Heat from MSU? History shows Speight will stay cool
Ann Arbor – Michigan quarterback Wilton Speight knows what it’s like to follow in the footsteps of THE guy and then the next THE guy.
He knows what it’s like to endure the shower of insults from opponents’ fans.
So making his first start at Spartan Stadium on Saturday against in-state rival Michigan State, Speight said he knows what he’s getting into. The second-ranked Wolverines are heavy favorites and will try to snap their three-game losing streak to the Spartans, who have won seven of the last eight in the rivalry.
Speight, a first-year starter, has played on the road once this year, and only the first half in a 78-0 rout at Rutgers. He knows, having been on the sideline in 2014, that playing at Michigan State presents a vastly different experience.
“East Lansing is a hectic environment,” Speight said. “We’ve gotta keep the horse blinders on and worry about what’s going on on the field. We can’t worry about the crowd noise or let what people are saying to us while we’re sitting on the bench affect us. That’s kind of our mindset.”
Speight played for The Collegiate School in Richmond, Va., where quarterback Russell Wilson starred. Wilson was followed at the position by Jake McGee, who now plays tight end for the Chargers.
It was at The Collegiate School where Speight quickly learned to zone in and ignore the chants and the chatter from hostile fans.
“Chants every game, ‘You’re not Russell!’ or ‘You’re not Jake!’” Speight said of his high school days. “And there’s articles, ‘Why can’t he do this or that?’ That’s where I developed (the ability to ignore) and got good at it.”
And then he came to Michigan, redshirted, was largely forgotten, and then even after emerging this spring as the leader at quarterback, was overlooked while most thought John O’Korn would win the job.
“Kind of been written off as the guy by everyone,” he said this week. “Just natural at it now.”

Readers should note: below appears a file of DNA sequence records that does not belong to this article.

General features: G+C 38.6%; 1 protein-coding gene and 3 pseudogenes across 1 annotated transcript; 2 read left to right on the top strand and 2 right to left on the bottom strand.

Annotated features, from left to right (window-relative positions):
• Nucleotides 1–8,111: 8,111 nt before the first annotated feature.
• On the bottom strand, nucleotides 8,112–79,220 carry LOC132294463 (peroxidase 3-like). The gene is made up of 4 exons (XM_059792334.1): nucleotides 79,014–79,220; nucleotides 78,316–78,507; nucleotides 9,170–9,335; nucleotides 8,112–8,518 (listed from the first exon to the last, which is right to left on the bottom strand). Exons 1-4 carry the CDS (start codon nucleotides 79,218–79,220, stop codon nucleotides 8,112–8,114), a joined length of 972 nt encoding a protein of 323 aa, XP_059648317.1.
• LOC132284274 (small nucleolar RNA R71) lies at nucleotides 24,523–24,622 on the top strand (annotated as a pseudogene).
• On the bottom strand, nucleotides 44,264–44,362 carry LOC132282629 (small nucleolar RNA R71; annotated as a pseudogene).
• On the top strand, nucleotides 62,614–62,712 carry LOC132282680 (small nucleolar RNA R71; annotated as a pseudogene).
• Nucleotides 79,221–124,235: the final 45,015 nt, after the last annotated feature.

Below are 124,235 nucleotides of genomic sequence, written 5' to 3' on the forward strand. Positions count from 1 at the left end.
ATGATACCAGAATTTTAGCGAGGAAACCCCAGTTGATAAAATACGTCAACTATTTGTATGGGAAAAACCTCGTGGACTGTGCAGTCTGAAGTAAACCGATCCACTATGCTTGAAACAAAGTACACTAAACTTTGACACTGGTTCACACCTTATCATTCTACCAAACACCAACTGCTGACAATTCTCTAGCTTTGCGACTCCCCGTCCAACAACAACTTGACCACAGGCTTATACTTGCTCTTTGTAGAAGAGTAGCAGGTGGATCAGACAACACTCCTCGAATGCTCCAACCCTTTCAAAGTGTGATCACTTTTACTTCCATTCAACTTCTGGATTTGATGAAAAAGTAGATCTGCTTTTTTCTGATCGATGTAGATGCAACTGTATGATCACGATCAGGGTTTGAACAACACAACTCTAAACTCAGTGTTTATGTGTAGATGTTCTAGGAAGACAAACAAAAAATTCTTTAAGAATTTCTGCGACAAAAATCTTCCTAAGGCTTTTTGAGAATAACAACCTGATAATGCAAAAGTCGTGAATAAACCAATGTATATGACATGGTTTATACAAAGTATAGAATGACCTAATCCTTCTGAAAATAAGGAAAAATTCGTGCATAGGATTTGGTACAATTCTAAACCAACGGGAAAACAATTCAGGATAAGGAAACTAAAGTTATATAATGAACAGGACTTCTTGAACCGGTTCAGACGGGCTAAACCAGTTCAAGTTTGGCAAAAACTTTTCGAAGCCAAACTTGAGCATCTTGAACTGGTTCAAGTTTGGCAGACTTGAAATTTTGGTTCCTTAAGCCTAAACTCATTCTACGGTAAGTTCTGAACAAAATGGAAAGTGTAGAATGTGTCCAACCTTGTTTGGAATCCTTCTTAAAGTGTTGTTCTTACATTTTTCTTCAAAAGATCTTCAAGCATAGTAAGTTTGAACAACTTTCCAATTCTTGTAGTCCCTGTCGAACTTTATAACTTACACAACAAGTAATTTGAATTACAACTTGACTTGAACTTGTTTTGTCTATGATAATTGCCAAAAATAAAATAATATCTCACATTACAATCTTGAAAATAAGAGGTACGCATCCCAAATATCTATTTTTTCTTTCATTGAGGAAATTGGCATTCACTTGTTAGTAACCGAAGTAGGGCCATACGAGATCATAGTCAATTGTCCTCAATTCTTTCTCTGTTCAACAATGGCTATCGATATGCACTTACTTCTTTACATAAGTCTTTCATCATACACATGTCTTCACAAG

Earlier this season, during a “wise words” session with the team, where a couple of players are asked to speak, Speight brought up the concept of horse blinders. He had been reminded of the blinders during the quarterback competition in camp.
He had used them in high school, and it was important to do so now.
“They don’t worry about what’s going on, what the media’s saying, what other coaches or players are saying on Twitter,” Speight said. “They worry about their own lane, and that was my message to the team.”
Speight is coming off his best game of the season last Saturday against Illinois. The previous week when Michigan was on a bye, he used the extra time to watch clips of each of his throws through six games.
He learned what he needed to improve on, realized he often was aiming instead of trusting and throwing, and said he has kept that in the back of his mind. Against the Illini he felt he was efficient and only missed a couple throws.
Speight says he knows Michigan State has struggled, but, as they always say, it’s a rivalry game. The Spartans have lost five straight.
“I expect a lot of energy, a lot of passion,” Speight said. “It means a lot to them like it means to us. I can’t imagine they’d come out any differently than they did before. They lost a couple games in a row, but they’re going to go out with a plan to win and so are we.”
From film viewing, he’s been particularly impressed with linebacker Riley Bullough.
“That dude’s an angry guy,” Speight said. “He wants to get in the quarterback’s kitchen every play, so I know I’ve got to get the ball out as quickly as possible.”
He has 13 touchdowns to two interceptions, including one on his first play in his first start. Speight, while he knows he has things to work on, has been impressively consistent this season.
“It really starts from off the field and it kind of moves onto the field,” Michigan quarterbacks coach Jedd Fisch said. “He’s a guy that does everything you’d want him to do. He wakes up at about the same time every day, he goes to bed at about the same time every day. He has a very consistent schedule.
“He’s told me that weekends haven’t really changed his schedule anymore. He’s kind of programmed his body and himself, starting in training camp. What time he woke up in training camp is still the same time he still wakes up now. He probably lives a very clean, consistent life and because of that, I think it’s kind of parlayed into his football.”
And Speight doesn’t get emotional about each and every game, maintaining that steely focus, the one he honed while brushing off “You’re not Russell!” and “You’re not Jake!” chants.
“It’s the biggest game and the biggest start of my life,” Speight said of MSU, “because it’s the next one.”
Consistent, as always.